NEW YORK ( The Deal) -- Once it acquires luxury department store chain Saks ( SKS) in a deal valued at $2.9 billion, Hudson's Bay Co., plans to place all of the newly combined company's real estate into a publicly held real estate investment trust, or REIT, according to a source. The cash generated by selling shares in the new public company would be a way to pay down the debt financing the deal, the source said. Cutting into long-term profitability, however, will be all the rent Hudson's Bay would then have to pay once it starts leasing the store locations both it and Saks currently own. Hudson's Bay declined to comment on its post-acquisition plans. Hudson's Bay's stores sit on some of the most expensive real estate in the world, including Lord & Taylor's Fifth Avenue location in New York City and Toronto locations. Now, it would be adding another top-of-the-line locale: Saks' own Fifth Avenue flagship location. In a REIT structure, the owned real estate is separated from the operating company, and then leased back to the operating company, pays rent at market rates. The rent the REIT collects is how it makes its money, and how it pays not only shareholders, but also affords to pay the property taxes, which are no longer on the operating company's books. Still, making it a more reasonable deal economically is the fact that retailers these days also tend to be landlords. At the Fifth Avenue location, for example, Saks can sublet space to high-end boutiques such as Louis Vuitton. Or alternatively, the high-end boutique would rent from the REIT, so that Saks would not have to lease the entire department store space. It would then be those high-end boutiques that would have the headaches of managing and moving inventory, not Saks or Hudson's Bay, the source suggested. The $2.9 billion Hudson's Bay is paying for luxury department store chain Saks Inc. is nearly 11.2 times its estimated $260 million in forward EBITDA for fiscal 2014, ending Jan. 31, 2014. The purchase price is also about 10.7 times the $271 million in trailing EBITDA it generated in fiscal 2013 ended Feb. 2.
As Saks' EBITDA drops, an acquisition by a strategic rather than a non-strategic acquirer also gives the luxury department store chain new flexibility, allowing it to plug in Lord & Taylor into Saks' locations that were slated for closing, or to put Saks' stores into certain Hudson's Bay locations in need of an upgrade, for example, an industry source said. Justifying the multiple Hudson's Bay is paying is Saks' real estate portfolio, which not only includes its Fifth Avenue location but also a Beverly Hills location, said to be worth up to $1.5 billion, according to Deborah Weinswig, a Citigroup analyst. When trying to consider comparable deals in the sector, it is notable that multiples for retail have been all over the map with little relationship to whether they are for companies in the luxury or mid-market brackets. The Hudson's Bay-Saks multiple is less than that for the $1.1 billion deal private equity firm Apax Partners struck in May to take Rue21 ( RUE) private, valuing the fast fashion retailer at nearly 10.9 times the $101 million in EBITDA it generated for the last 12 months as of Feb. 2, according to data provided by Bloomberg. The take private deal for Rue21 followed earlier transactions this year for Hot Topic, which was acquired by Sycamore Partners for $600 million, and True Religion Apparel, acquired by TowerBrook Capital for $835 million. The multiple paid for Saks compares to the nearly 8.6 times Sycamore paid for Hot Topic as a multiple of the $64 million in EBITDA it generated over the last 12 months as of Feb. 2. That includes the nearly $50 million in cash on Hot Topic's balance sheet, giving it an enterprise value closer to $550 million. It also exceeds the 7 times EBITDA TowerBrook paid for True Religion, making the designer denim brand look like a basement bargain in comparison. Dutch, the parent of brands Joie, Current/Elliott and Equipment, sold a stake in the business to private equity firm TA Associates on Jan.10. The deal valued the target at between $500 million to $600 million, or around 10 times to 12 times EBITDA. EBITDA was roughly in the vicinity of $50 million, according to sources.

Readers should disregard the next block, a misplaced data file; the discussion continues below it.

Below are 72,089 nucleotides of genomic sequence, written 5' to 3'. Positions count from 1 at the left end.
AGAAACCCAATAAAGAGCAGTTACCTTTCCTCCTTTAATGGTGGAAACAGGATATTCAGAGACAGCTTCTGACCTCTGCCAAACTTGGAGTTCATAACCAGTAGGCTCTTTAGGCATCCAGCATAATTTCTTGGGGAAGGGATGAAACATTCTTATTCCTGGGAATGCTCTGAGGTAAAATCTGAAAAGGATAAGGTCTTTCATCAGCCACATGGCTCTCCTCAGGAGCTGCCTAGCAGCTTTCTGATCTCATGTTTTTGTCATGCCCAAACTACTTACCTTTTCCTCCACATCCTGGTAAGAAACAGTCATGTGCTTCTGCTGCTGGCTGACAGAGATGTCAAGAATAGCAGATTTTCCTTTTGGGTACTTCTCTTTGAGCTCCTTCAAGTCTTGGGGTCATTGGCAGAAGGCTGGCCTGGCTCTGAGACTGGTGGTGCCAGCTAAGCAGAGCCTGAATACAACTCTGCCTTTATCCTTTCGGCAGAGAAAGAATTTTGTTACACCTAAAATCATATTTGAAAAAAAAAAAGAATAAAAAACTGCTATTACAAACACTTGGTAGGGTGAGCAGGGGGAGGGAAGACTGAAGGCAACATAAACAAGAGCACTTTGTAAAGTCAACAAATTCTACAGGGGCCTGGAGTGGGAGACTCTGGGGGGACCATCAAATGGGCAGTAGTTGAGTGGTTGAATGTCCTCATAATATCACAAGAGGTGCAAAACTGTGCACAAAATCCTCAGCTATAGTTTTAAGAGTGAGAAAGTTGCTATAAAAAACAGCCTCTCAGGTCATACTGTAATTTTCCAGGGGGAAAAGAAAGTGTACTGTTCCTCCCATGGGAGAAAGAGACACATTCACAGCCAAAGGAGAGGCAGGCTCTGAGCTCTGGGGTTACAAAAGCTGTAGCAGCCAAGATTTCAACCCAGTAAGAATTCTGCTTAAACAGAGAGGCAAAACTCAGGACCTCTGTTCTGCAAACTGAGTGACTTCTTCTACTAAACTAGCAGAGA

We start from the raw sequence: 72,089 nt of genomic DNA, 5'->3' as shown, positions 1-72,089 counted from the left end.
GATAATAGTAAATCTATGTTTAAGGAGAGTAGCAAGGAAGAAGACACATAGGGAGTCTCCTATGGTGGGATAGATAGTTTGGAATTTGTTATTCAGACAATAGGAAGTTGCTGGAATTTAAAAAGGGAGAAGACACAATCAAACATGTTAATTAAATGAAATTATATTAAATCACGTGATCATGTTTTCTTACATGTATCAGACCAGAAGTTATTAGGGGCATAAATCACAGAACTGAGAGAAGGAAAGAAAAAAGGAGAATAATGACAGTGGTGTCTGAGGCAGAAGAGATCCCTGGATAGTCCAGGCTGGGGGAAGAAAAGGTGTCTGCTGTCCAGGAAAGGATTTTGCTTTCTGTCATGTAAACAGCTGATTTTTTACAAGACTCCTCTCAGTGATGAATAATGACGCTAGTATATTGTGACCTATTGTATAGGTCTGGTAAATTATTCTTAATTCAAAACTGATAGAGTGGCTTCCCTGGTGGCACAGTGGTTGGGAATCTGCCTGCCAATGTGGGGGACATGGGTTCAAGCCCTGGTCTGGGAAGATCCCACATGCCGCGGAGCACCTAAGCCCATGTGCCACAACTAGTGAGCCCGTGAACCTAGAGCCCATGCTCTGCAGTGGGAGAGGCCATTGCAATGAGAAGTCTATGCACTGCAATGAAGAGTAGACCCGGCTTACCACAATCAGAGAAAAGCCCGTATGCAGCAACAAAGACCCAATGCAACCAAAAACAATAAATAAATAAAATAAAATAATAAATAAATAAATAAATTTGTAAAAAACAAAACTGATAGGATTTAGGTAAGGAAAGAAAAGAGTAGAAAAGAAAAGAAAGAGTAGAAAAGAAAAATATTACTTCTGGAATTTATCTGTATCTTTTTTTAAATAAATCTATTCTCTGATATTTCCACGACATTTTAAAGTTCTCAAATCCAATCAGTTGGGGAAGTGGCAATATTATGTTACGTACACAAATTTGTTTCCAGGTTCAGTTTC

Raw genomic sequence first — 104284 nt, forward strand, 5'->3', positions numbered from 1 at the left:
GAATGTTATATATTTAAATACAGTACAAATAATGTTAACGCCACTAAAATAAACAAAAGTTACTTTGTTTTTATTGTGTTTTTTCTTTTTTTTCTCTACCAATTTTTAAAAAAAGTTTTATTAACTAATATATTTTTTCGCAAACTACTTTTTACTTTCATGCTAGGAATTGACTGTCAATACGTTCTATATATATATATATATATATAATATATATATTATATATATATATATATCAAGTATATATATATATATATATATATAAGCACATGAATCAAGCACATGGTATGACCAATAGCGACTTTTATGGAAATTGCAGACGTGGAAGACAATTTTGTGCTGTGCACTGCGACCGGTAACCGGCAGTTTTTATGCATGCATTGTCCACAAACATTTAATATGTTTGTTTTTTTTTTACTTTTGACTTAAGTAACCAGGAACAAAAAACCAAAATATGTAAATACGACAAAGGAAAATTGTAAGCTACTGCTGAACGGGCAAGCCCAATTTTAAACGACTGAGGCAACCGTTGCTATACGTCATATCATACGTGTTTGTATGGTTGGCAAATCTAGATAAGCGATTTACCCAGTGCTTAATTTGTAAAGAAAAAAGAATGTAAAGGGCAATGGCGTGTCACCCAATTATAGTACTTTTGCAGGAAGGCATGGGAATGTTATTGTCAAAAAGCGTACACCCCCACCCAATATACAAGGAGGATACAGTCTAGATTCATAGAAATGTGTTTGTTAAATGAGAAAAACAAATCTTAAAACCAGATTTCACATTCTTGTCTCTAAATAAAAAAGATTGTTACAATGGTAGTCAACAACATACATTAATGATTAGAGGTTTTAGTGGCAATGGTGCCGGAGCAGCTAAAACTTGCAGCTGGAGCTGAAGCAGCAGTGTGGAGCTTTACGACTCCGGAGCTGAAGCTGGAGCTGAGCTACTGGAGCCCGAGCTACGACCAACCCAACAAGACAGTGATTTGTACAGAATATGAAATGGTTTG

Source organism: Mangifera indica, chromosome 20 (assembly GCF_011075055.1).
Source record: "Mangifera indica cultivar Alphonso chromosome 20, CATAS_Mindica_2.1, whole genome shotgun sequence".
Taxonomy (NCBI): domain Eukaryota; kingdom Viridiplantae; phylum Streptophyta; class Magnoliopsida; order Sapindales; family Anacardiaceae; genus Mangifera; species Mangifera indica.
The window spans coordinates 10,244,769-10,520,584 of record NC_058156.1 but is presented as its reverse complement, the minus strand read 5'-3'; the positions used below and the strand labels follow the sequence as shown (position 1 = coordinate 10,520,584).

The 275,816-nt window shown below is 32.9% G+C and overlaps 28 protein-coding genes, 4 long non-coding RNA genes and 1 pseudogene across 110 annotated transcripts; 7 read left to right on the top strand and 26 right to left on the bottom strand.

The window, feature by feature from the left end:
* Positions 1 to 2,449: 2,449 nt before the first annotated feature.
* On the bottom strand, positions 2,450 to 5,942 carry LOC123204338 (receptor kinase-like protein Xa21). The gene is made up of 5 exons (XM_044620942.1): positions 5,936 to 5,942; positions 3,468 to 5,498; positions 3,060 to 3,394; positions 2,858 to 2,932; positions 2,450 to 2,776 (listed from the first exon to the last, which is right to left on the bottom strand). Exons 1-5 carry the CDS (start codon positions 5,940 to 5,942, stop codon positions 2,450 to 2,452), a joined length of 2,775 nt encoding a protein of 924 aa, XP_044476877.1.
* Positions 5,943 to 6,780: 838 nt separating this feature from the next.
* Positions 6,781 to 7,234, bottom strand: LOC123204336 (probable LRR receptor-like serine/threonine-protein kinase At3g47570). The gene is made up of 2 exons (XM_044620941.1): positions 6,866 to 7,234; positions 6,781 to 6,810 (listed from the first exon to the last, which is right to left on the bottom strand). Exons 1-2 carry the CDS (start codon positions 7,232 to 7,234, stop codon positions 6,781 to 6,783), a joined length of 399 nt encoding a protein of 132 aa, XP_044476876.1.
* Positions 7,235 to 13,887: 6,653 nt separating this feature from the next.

The multiple paid for Dutch is closer to that of Rue21 and Saks, but Dutch has three growth brands considered to have a great deal of growth potential, whereas Rue21 and Saks are considered to be mature retailers. Not only can Hudson's Bay squeeze value out of Saks' real estate, but the acquirer also said it could find ways to save the newly combined company money. To finance the deal Hudson's Bay has lined up a $500 million cash investment from Ontario Teachers' Pension Plan and a $250 million equity check from West Face Capital. In exchange, Hudson's Bay will issue Ontario Teacher's 1.5 million share purchase warrants and an additional 3.5 million share purchase warrants to it upon the closing of the transaction. West Face will get 1.75 million share purchase warrants when the deal closes. The subscription price of the common shares and the exercise price of the warrants will be C$17 ($16.57) per share. Hudson's Bay also plans to combine $1 billion in new equity with $1.9 billion in senior secured loans and $400 million of senior unsecured notes and available cash on hand to help finance the deal. As of May 4, Hudson's Bay had $27 million in cash. The new debt would not only finance the acquisition of Saks, but would also help to refinance at least a portion of the nearly $1.1 billion in debt Hudson's Bay currently has on its balance sheet. Hudson's Bay closed up 6.55% to $17.57 per share Monday, while Saks' closed up 4.18% to $15.95. Written by Richard Collings.